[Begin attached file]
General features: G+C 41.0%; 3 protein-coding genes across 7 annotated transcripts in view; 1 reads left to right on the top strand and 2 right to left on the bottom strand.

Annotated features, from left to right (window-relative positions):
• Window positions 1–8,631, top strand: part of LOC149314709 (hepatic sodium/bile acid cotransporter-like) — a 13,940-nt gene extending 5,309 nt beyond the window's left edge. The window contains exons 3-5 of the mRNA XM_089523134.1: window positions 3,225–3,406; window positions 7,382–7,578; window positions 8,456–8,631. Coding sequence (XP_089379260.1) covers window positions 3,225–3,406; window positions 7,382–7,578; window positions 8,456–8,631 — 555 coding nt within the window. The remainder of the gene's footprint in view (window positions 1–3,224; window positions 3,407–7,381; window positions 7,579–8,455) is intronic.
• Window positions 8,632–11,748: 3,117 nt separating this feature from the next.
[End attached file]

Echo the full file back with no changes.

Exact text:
General features: G+C 41.0%; 3 protein-coding genes across 7 annotated transcripts in view; 1 reads left to right on the top strand and 2 right to left on the bottom strand.

Annotated features, from left to right (window-relative positions):
• Window positions 1–8,631, top strand: part of LOC149314709 (hepatic sodium/bile acid cotransporter-like) — a 13,940-nt gene extending 5,309 nt beyond the window's left edge. The window contains exons 3-5 of the mRNA XM_089523134.1: window positions 3,225–3,406; window positions 7,382–7,578; window positions 8,456–8,631. Coding sequence (XP_089379260.1) covers window positions 3,225–3,406; window positions 7,382–7,578; window positions 8,456–8,631 — 555 coding nt within the window. The remainder of the gene's footprint in view (window positions 1–3,224; window positions 3,407–7,381; window positions 7,579–8,455) is intronic.
• Window positions 8,632–11,748: 3,117 nt separating this feature from the next.